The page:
Open Source and Physlets
Science Applets are based on the STools.jar package.
hyslets—“Physics applets”—are small, flexible Java applets written at Davidson College that can be used for science education. Many other Physics-related Java applets are being produced around the world—some of them very useful for education—and it would be helpful to the educational software developer community if we could all pool our development efforts. In order for this collaboration to be successful, a common set of standards would, of course, have to emerge. We are attempting to develop and collect a library of Java classes that that can serve as such a standard. The tool that we have collected are in an archive that we refer to as Science Tools for Java Programmers, STools.jar.
Please see the acknowledgements page for authorship credit of various Java classes.
On of the most useful components of STools is a Java package, edu.davidson.tools, that provides for inter-applet communication that can be controlled using a scripting language in the client-side browser. There are usually one or more data-source objects that implement the SDataSource interface and one or more data-listener objects that implement the SDataListener interface. These objects are often in different applets. For example, an applet containing a data-source will run a simulation governed by a clock and exports properties of the simulation. These properties are then selectively imported by an applet containing a data-listener and then displayed as graphs, tables, histograms, bar graphs, and animations.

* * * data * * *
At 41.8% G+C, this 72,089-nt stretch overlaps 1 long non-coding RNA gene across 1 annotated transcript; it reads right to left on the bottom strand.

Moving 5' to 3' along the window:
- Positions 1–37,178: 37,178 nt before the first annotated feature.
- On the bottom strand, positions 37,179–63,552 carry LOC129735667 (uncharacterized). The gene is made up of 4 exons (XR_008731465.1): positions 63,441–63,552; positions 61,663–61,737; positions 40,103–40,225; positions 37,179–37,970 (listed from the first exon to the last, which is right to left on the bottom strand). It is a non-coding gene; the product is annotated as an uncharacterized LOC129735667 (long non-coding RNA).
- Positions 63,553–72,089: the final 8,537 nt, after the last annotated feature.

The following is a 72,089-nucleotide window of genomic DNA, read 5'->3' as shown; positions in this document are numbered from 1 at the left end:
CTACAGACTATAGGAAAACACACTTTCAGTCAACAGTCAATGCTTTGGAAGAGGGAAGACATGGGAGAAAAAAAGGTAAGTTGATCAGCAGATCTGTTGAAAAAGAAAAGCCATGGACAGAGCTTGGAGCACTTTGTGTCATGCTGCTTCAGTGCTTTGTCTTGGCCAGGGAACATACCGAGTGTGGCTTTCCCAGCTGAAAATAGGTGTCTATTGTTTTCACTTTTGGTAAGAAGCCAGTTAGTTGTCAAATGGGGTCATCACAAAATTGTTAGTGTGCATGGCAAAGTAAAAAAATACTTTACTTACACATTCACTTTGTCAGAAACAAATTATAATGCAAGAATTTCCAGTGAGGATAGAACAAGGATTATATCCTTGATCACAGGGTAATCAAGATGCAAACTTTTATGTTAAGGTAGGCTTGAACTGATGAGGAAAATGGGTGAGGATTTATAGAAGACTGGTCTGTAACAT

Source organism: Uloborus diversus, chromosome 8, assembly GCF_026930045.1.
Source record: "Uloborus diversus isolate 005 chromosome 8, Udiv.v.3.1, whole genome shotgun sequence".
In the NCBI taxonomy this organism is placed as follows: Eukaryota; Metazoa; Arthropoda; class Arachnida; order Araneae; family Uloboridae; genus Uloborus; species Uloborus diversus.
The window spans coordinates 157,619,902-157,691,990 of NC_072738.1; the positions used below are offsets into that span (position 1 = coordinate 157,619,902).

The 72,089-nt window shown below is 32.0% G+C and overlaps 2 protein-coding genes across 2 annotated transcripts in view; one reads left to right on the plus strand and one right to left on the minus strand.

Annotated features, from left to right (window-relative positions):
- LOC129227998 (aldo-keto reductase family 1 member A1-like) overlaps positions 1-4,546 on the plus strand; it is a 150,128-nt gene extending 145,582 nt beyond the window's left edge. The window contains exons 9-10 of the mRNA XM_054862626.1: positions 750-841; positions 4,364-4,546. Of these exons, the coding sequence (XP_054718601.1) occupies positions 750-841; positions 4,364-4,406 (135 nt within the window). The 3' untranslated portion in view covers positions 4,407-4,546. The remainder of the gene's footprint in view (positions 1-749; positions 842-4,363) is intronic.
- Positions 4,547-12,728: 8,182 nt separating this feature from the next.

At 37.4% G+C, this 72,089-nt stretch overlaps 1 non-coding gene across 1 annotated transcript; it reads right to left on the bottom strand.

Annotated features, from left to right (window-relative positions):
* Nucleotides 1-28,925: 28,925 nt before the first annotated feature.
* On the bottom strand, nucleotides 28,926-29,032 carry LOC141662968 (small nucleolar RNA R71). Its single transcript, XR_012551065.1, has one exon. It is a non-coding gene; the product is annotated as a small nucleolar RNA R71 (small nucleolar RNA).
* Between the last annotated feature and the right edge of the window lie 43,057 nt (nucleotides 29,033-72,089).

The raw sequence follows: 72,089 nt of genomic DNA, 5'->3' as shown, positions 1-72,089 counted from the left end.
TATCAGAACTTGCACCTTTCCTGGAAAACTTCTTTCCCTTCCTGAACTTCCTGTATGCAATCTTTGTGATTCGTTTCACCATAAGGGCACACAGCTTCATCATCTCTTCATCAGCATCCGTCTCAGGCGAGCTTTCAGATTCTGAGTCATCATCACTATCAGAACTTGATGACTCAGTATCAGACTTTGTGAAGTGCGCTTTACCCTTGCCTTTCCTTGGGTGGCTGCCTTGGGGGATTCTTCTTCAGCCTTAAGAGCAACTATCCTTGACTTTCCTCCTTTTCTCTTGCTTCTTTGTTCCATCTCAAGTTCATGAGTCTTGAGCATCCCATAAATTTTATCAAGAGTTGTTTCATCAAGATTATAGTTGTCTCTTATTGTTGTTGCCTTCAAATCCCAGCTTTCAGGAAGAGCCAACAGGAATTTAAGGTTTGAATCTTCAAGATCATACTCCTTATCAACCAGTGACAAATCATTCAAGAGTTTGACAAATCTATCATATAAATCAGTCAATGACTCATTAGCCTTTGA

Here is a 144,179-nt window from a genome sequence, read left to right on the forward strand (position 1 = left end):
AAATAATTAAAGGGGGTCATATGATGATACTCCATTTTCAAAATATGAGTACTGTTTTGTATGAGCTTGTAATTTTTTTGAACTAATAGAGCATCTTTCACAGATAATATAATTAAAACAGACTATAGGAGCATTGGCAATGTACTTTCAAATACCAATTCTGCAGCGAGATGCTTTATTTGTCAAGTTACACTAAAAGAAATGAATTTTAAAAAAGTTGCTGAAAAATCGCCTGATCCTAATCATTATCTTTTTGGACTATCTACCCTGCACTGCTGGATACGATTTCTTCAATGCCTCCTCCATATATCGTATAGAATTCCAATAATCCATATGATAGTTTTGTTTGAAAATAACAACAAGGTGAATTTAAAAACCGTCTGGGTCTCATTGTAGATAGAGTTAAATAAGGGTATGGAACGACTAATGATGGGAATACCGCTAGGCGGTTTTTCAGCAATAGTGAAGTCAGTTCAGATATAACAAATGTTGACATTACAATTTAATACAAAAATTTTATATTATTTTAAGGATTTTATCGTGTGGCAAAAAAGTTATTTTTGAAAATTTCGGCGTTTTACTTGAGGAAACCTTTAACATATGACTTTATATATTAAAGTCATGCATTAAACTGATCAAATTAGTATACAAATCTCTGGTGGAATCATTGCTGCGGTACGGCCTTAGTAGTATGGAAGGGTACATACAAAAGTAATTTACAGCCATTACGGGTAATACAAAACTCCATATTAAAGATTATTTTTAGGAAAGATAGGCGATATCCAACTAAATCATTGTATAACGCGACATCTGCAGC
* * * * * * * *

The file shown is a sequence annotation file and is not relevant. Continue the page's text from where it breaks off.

We are now distributing our tools library as a Java Archive file, STools.jar, to beta testers to enable them to write applets that use the technology that we have developed at Davidson College. Two projects with which we are collaborating are CoLoS and Clark University.
Programmers wishing to write Science Applets should study the STools documentation from this site. This documentation was generated using the Sun javadoc utility and contains a complete listing of the method and instance variables that have public and package visibility.
Definition of Terms: